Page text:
As a Swede, what's been your personal relationship or connection to the Israel-Palestine conflict?
It's been a part of my life since I was born, because I'm Jewish. So it's no different if you come from the States or if you come from Sweden. [But] in Sweden, you really are a minority. You can't compare it to Israel, but when I'm here [in the States] people know what Shabbat is and they know what kosher is. They have a feeling what it's about. But in Sweden, nobody knows anything. And it really makes you see that you're outside—you're a minority. Not an outsider, because you're really part of the society still, but nobody knows. So Israel and Palestine—it's always been discussed in my family . . . so it's very personal.
For you, were there political dimensions to your interest in the project, in addition to your personal ones?
When it comes to Jasmin and Osama, I really wanted to find a couple that wasn't ... involved in any political movement. I wanted to find ... ordinary people. Because I wanted to talk from a very personal level. But of course, they encountered different political obstacles—he can't move to Israel, and she can't stay in Palestine. ... But I thought it would be much, much more powerful for us to meet them on a personal level. Because also I think with film, and especially documentaries, you talk to your audience on an intellectual level. You describe a lot of things, and a lot of facts. And I feel that I want to be closer to a narrative way of telling a story, because I think with film as an art form you should talk on an emotional level, and not on an intellectual level so much.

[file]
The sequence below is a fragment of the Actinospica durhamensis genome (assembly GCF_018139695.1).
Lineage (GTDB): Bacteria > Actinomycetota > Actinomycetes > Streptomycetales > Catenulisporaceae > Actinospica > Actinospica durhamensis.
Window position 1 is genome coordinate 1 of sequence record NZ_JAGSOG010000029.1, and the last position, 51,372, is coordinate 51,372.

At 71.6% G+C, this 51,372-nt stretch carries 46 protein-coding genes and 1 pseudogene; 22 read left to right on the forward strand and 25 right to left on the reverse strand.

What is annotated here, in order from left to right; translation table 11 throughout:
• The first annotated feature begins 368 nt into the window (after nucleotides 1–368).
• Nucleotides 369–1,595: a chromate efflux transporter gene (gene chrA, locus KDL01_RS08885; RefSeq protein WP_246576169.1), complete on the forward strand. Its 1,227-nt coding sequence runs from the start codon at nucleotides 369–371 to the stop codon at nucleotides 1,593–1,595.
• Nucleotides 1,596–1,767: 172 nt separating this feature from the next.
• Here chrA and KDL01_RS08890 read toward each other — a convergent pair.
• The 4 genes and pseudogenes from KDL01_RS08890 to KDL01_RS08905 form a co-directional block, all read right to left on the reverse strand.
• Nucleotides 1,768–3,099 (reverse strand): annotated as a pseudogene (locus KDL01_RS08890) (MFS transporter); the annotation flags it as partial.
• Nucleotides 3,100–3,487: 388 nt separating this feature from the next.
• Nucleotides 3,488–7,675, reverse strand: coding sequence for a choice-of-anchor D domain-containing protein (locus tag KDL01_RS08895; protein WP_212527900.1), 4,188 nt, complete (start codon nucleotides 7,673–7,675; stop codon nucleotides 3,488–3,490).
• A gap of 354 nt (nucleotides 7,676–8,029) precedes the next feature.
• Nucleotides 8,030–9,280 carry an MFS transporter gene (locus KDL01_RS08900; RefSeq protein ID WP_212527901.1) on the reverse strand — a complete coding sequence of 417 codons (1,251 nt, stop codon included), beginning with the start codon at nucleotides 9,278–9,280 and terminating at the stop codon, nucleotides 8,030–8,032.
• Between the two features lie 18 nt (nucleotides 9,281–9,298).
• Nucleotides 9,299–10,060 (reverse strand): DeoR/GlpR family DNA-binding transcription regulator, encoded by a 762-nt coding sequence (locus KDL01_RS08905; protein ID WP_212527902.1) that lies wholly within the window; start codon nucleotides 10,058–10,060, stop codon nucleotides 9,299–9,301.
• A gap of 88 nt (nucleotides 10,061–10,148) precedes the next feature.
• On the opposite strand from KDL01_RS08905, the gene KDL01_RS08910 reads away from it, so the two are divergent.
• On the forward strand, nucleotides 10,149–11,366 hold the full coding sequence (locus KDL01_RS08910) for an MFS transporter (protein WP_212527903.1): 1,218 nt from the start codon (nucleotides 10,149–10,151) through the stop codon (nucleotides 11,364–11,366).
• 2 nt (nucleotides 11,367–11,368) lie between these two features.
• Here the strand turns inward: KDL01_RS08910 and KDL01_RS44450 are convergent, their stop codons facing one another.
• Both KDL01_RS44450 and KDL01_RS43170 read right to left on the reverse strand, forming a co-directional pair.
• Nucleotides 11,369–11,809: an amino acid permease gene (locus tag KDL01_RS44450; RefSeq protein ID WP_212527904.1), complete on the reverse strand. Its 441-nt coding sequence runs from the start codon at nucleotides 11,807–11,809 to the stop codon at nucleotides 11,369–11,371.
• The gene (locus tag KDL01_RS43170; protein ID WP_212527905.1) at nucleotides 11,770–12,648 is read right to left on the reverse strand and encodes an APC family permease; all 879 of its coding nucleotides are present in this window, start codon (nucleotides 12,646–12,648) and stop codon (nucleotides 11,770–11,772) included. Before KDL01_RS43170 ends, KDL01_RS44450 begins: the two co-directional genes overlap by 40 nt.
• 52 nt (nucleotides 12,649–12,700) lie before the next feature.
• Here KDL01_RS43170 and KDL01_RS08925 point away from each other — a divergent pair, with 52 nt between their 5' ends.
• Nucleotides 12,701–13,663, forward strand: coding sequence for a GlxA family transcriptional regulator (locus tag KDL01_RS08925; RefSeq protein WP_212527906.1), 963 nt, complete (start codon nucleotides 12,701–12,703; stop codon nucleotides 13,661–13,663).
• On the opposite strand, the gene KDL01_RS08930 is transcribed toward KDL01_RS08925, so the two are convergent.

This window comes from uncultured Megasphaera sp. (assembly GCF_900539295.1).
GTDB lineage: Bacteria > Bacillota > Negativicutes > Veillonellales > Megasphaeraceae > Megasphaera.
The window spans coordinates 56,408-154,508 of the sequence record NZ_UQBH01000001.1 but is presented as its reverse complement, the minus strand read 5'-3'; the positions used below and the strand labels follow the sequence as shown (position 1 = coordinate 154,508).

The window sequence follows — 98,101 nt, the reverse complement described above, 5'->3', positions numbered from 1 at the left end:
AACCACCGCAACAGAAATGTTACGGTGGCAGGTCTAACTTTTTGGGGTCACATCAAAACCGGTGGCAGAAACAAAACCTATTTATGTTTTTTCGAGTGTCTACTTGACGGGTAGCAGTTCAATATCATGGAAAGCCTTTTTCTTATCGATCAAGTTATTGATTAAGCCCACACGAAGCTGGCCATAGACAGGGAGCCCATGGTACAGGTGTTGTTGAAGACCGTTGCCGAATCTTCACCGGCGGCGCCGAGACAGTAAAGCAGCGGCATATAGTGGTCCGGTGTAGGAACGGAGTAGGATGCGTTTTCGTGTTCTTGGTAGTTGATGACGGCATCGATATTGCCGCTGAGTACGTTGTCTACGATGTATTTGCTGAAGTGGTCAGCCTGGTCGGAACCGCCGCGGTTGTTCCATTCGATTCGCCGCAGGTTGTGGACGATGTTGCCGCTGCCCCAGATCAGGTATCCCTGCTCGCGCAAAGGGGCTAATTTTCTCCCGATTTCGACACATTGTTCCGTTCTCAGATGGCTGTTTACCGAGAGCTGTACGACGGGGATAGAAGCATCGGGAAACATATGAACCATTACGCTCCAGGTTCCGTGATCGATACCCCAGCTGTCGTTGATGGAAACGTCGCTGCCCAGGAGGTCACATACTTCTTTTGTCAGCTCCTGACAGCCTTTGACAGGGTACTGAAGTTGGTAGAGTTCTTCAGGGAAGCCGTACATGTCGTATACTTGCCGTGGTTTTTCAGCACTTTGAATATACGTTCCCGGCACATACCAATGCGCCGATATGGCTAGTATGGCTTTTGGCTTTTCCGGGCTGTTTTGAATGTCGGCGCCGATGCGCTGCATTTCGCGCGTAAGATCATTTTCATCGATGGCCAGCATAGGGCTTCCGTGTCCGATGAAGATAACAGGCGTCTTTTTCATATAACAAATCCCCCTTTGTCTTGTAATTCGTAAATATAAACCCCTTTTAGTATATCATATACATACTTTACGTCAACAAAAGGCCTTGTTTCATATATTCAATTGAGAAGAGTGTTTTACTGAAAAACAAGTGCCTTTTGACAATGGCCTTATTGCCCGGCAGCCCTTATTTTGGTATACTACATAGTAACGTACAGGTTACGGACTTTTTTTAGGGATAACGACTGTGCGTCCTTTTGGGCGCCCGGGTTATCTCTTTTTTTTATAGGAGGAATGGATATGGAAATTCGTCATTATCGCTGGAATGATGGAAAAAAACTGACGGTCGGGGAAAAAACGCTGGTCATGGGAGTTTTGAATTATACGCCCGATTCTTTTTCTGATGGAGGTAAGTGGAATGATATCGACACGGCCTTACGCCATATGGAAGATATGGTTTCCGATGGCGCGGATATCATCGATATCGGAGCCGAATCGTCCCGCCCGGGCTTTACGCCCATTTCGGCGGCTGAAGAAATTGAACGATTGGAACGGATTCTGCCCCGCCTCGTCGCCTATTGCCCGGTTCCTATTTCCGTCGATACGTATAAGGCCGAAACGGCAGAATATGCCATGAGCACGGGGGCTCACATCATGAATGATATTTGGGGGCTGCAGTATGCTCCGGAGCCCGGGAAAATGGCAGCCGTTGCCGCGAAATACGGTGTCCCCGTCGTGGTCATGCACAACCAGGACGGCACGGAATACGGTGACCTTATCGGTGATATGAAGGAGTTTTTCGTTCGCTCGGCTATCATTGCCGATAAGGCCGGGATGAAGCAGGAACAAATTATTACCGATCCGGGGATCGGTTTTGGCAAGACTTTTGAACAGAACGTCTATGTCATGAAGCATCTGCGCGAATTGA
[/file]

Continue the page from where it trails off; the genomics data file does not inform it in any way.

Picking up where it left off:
How did you come into contact with your subjects, Osama and Jasmin?
I had filmed two other couples before meeting with Osama and Jasmin, and they didn't want to continue filming because they had been threatened. One couple had been threatened—I mean, actual threats—and the other couple, they were just afraid. And I had filmed them for some time. It was very difficult when they said that they couldn't participate anymore.
But then I had read an article about Osama and Jasmin in Ha'aretz. And the woman from one of the other couple had been in contact with Jasmin's father, so she had the phone number. And I called him and they just said yes from the start, when I called them and explained what I wanted to do.
There are a lot of languages spoken in the film. In an IndieWire piece, you wrote, "The fact that my Hebrew is extremely poor, and that I speak no Arabic, was a challenge. I decided not to use an interpreter." What went into that decision?
My aim was to get closer to the fictional way of making a film, because ... I think sometimes you can ruin your story by only making interviews, because then you think more than you feel. And I think you should do both, of course.